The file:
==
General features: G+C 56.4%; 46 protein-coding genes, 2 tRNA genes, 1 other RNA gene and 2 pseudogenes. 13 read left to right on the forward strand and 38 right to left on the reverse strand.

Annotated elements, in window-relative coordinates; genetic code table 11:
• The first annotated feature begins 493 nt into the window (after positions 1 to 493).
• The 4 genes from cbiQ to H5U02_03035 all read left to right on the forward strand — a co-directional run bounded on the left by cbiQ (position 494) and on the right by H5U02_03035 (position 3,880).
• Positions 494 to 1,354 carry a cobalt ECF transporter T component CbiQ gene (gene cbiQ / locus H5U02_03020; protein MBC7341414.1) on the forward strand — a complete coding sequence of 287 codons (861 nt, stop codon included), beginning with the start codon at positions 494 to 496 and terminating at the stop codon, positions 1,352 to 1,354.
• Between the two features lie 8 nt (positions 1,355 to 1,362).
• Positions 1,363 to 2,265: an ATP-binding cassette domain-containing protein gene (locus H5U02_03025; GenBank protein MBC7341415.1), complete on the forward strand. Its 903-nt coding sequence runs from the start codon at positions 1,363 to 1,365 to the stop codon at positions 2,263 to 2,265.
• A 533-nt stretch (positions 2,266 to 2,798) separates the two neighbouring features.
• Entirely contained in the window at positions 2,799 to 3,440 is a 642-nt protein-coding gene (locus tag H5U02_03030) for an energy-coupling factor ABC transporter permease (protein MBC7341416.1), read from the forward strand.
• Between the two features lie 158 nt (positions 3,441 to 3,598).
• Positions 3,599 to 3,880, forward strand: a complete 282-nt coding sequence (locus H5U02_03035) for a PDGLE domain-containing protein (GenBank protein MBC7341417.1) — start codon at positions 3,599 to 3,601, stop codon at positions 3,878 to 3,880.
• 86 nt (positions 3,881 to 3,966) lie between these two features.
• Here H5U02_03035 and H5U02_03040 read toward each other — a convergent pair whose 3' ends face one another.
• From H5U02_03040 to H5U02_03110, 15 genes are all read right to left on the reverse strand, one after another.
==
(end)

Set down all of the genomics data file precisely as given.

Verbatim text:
General features: G+C 56.4%; 46 protein-coding genes, 2 tRNA genes, 1 other RNA gene and 2 pseudogenes. 13 read left to right on the forward strand and 38 right to left on the reverse strand.

Annotated elements, in window-relative coordinates; genetic code table 11:
• The first annotated feature begins 493 nt into the window (after positions 1 to 493).
• The 4 genes from cbiQ to H5U02_03035 all read left to right on the forward strand — a co-directional run bounded on the left by cbiQ (position 494) and on the right by H5U02_03035 (position 3,880).
• Positions 494 to 1,354 carry a cobalt ECF transporter T component CbiQ gene (gene cbiQ / locus H5U02_03020; protein MBC7341414.1) on the forward strand — a complete coding sequence of 287 codons (861 nt, stop codon included), beginning with the start codon at positions 494 to 496 and terminating at the stop codon, positions 1,352 to 1,354.
• Between the two features lie 8 nt (positions 1,355 to 1,362).
• Positions 1,363 to 2,265: an ATP-binding cassette domain-containing protein gene (locus H5U02_03025; GenBank protein MBC7341415.1), complete on the forward strand. Its 903-nt coding sequence runs from the start codon at positions 1,363 to 1,365 to the stop codon at positions 2,263 to 2,265.
• A 533-nt stretch (positions 2,266 to 2,798) separates the two neighbouring features.
• Entirely contained in the window at positions 2,799 to 3,440 is a 642-nt protein-coding gene (locus tag H5U02_03030) for an energy-coupling factor ABC transporter permease (protein MBC7341416.1), read from the forward strand.
• Between the two features lie 158 nt (positions 3,441 to 3,598).
• Positions 3,599 to 3,880, forward strand: a complete 282-nt coding sequence (locus H5U02_03035) for a PDGLE domain-containing protein (GenBank protein MBC7341417.1) — start codon at positions 3,599 to 3,601, stop codon at positions 3,878 to 3,880.
• 86 nt (positions 3,881 to 3,966) lie between these two features.
• Here H5U02_03035 and H5U02_03040 read toward each other — a convergent pair whose 3' ends face one another.
• From H5U02_03040 to H5U02_03110, 15 genes are all read right to left on the reverse strand, one after another.